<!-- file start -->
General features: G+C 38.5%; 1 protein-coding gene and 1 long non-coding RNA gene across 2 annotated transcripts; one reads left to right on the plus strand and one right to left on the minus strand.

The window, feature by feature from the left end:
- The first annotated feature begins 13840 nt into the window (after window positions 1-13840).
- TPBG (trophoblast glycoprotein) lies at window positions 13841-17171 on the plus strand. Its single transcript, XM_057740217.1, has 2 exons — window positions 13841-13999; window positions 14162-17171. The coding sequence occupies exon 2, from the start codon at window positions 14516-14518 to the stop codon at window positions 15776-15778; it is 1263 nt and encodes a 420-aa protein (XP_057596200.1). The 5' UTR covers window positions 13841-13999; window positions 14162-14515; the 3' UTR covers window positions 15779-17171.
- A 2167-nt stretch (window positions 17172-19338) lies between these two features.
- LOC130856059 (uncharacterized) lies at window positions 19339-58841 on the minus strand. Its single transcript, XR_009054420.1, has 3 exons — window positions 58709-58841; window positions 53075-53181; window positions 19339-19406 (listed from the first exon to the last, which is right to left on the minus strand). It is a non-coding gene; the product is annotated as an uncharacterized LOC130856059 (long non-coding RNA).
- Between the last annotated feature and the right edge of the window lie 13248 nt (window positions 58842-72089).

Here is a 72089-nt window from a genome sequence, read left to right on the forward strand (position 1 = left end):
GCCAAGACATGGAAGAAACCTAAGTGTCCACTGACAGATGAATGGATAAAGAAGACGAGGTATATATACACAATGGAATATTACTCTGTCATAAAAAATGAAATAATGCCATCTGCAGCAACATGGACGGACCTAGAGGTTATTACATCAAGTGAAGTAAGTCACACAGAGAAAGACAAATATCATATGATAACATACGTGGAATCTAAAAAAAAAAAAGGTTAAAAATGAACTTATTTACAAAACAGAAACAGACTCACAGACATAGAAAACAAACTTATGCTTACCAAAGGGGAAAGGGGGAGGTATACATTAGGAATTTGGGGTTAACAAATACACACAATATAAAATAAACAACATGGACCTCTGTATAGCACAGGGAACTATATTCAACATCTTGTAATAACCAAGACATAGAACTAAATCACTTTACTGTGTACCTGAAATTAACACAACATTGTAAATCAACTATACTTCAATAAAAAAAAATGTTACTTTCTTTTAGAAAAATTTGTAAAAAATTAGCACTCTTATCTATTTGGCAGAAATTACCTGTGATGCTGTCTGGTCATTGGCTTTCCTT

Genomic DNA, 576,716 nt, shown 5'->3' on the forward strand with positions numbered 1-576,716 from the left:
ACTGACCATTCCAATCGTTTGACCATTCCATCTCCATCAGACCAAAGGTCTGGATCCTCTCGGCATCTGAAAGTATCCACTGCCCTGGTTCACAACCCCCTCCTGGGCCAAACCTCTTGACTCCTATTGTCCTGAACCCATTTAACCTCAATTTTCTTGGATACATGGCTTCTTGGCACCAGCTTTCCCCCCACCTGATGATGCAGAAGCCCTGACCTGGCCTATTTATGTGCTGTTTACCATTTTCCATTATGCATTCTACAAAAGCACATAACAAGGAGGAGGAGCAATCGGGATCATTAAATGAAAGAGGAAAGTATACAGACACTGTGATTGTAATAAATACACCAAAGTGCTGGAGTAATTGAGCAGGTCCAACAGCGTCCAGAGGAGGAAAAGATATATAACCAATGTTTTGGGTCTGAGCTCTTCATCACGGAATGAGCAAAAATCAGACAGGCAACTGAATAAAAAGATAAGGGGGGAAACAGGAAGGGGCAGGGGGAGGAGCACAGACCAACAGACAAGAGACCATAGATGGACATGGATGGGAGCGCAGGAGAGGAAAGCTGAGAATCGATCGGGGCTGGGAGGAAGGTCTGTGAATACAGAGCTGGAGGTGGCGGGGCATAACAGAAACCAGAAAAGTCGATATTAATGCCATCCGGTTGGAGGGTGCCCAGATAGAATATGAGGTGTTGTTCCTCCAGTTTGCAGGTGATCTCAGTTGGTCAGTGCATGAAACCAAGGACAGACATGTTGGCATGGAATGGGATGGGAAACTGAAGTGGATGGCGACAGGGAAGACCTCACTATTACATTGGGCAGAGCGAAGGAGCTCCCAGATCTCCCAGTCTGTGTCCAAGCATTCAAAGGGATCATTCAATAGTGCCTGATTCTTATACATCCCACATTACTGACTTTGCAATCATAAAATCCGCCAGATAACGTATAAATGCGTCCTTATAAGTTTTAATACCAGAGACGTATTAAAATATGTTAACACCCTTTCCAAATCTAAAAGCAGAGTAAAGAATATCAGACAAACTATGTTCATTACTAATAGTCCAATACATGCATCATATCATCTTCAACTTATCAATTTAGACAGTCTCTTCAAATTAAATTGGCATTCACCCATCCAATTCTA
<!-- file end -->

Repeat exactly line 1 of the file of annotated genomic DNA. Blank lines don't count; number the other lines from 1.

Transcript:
General features: G+C 38.5%; 1 protein-coding gene and 1 long non-coding RNA gene across 2 annotated transcripts; one reads left to right on the plus strand and one right to left on the minus strand.